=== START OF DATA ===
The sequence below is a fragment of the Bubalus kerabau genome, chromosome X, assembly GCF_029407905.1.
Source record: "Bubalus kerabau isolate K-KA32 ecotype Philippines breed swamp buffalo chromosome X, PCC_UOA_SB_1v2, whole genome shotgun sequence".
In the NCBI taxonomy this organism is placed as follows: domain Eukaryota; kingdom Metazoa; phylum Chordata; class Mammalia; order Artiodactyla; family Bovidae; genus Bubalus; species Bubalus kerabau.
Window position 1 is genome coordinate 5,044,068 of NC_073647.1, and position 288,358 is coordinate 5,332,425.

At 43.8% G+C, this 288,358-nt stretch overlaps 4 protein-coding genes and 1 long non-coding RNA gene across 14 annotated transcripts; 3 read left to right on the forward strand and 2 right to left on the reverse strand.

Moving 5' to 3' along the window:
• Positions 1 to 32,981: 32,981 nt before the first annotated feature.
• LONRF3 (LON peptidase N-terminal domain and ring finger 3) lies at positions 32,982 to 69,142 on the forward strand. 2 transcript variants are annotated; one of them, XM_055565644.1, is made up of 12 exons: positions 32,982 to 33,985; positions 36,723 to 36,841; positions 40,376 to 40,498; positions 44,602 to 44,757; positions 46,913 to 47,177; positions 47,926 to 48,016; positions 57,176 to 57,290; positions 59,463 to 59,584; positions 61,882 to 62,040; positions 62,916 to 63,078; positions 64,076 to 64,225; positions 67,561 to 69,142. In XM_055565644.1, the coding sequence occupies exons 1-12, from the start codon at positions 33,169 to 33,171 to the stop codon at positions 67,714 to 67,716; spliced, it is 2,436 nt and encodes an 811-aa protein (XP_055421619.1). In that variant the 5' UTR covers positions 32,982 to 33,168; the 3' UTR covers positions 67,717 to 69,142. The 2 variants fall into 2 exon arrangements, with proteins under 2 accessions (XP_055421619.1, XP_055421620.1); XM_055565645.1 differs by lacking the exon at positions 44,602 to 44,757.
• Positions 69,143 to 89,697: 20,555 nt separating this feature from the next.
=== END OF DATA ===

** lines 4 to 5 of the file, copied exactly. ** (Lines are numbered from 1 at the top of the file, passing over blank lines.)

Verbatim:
Window position 1 is genome coordinate 5,044,068 of NC_073647.1, and position 288,358 is coordinate 5,332,425.

At 43.8% G+C, this 288,358-nt stretch overlaps 4 protein-coding genes and 1 long non-coding RNA gene across 14 annotated transcripts; 3 read left to right on the forward strand and 2 right to left on the reverse strand.